Not every driver drives well, unfortunately. Although there are national standards for driving, riding and cycling, once you’ve passed your driving test, there are usually no checks, re-tests or assessments.

The only situations that might require you to redo a driving test are:

  • You are 70+ years of age and have a medical condition.
  • You have been disqualified for 56 days or more and need to reapply for a licence.
  • You want to drive a manual car and you passed using an automatic vehicle.
Defensive Driving

Is defensive driving important?

No matter whether you drive a car, motorbike, van or HGV, you should always drive bearing in mind the potential hazards around you. Having good observational skills is crucial as this will help you to anticipate any dangers that could arise on your journey. Anticipating events means you can then respond quickly and safely.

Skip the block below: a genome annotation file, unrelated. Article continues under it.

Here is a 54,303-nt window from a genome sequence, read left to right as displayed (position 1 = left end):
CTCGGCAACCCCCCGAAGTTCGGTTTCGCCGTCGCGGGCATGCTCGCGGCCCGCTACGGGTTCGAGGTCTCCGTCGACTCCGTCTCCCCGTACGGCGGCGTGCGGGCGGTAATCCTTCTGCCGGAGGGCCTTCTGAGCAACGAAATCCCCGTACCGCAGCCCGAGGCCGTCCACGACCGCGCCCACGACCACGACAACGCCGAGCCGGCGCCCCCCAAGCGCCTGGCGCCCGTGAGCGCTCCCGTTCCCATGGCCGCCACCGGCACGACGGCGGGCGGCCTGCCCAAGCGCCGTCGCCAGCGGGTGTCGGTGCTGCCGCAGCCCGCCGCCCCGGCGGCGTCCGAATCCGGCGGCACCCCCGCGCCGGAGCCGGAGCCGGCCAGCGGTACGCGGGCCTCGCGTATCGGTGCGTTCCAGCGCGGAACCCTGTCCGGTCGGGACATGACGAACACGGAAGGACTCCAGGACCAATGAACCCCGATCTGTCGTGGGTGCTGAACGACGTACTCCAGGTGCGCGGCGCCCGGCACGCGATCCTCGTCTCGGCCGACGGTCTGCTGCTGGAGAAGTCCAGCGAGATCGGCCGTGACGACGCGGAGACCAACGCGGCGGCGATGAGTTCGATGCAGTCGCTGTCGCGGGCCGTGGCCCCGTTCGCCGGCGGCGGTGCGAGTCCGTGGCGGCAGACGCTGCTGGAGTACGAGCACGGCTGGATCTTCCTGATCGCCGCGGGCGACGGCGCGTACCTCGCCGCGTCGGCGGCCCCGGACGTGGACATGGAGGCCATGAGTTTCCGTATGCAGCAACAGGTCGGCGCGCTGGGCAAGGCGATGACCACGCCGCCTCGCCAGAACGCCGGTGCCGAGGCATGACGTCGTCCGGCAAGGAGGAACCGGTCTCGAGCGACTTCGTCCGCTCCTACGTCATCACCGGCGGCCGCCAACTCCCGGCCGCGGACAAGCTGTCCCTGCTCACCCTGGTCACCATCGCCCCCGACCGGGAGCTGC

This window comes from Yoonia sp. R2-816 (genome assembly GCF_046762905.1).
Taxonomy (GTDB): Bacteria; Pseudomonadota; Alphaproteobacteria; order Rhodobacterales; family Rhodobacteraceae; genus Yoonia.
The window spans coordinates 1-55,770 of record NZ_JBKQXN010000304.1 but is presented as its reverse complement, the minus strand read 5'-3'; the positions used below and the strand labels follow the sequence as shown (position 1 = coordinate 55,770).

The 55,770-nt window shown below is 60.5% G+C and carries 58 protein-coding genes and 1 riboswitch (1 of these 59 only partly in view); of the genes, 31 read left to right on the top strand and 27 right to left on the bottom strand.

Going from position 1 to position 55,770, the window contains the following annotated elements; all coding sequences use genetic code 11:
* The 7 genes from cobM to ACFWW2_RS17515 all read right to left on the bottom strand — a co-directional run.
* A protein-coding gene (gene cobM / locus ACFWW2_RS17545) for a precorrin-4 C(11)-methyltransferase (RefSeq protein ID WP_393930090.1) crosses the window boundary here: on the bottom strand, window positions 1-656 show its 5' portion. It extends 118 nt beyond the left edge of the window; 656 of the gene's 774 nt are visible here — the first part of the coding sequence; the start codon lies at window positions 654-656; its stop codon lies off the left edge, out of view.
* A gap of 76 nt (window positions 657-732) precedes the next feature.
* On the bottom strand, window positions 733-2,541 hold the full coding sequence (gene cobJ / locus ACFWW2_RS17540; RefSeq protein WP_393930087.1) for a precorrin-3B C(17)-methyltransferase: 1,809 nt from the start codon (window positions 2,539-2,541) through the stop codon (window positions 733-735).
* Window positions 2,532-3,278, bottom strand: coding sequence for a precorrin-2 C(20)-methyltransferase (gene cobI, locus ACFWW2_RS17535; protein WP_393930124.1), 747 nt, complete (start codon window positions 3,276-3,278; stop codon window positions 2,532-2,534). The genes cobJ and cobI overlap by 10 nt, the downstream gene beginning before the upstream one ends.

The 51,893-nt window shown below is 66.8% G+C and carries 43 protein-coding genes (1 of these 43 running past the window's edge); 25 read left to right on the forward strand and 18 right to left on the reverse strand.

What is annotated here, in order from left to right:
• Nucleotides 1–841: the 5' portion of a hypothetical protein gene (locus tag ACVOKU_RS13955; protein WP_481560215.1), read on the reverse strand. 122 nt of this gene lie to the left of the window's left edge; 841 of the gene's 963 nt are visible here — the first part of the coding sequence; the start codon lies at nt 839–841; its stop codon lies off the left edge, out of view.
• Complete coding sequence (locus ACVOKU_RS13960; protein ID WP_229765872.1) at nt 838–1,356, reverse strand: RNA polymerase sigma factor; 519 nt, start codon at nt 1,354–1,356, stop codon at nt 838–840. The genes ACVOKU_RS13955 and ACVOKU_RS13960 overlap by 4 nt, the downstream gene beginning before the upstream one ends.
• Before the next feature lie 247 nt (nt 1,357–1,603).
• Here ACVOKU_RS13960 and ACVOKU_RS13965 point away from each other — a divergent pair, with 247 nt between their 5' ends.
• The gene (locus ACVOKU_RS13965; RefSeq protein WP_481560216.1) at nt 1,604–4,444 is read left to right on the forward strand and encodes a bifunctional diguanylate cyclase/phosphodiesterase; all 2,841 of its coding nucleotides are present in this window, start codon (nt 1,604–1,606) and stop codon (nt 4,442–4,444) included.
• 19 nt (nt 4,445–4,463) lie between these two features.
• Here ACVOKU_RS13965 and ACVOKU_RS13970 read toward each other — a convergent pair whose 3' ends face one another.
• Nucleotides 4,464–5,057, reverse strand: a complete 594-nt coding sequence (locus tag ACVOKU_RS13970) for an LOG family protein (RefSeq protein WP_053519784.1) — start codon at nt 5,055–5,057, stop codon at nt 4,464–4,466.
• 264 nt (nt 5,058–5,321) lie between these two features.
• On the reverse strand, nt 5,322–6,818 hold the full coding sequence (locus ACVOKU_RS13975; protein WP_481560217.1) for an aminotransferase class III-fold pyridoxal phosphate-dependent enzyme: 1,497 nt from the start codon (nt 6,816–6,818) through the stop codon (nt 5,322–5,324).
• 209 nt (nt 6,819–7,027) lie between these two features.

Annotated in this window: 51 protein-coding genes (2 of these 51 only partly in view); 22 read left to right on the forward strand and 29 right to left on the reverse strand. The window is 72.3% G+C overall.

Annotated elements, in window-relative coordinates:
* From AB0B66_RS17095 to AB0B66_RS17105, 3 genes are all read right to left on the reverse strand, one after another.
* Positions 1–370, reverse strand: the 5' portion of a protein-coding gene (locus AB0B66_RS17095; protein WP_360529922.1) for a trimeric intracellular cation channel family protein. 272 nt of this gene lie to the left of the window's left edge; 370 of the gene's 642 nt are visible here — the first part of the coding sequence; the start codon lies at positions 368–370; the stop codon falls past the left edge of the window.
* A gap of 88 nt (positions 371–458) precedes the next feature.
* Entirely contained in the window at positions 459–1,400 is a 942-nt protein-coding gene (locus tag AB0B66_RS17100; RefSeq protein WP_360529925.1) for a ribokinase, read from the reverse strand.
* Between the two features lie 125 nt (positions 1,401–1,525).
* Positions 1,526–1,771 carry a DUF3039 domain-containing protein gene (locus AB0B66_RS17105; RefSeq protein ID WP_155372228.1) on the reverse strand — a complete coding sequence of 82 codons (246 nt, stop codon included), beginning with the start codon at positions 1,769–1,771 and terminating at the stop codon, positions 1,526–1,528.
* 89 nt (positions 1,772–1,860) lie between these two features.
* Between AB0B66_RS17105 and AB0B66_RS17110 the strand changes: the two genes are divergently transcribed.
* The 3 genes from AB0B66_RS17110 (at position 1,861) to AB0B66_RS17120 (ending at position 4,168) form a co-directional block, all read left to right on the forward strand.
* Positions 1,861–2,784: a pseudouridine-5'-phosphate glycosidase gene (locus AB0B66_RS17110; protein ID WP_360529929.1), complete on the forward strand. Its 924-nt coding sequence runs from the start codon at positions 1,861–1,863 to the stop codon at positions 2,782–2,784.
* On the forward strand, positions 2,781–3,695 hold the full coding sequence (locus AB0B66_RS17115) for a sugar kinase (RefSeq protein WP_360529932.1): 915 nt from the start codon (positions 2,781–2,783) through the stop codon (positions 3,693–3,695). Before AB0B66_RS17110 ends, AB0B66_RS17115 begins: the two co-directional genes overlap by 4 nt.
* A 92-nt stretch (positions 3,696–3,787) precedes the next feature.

Since you can’t rely on other road users to be driving and acting safely, defensive driving becomes especially important. Many road collisions can be avoided by defensive driving. This means you’re mindful of other drivers but also hyper-aware of other drivers’ potential lack of attention. 

The more people that drive defensively, the less likely accidents are to occur.

What are the benefits of defensive driving?

Besides the obvious benefit of significantly reducing the likelihood of an accident, defensive driving is beneficial in many other ways too.

Here are some of the additional benefits:

Vehicle maintenance

When you drive defensively, you drive steadily and smoothly. You avoid sudden starts and stops, which contribute to the wear and tear of your vehicle and its components. As such, defensive driving means your car will last longer and need fewer repairs, thus saving you money.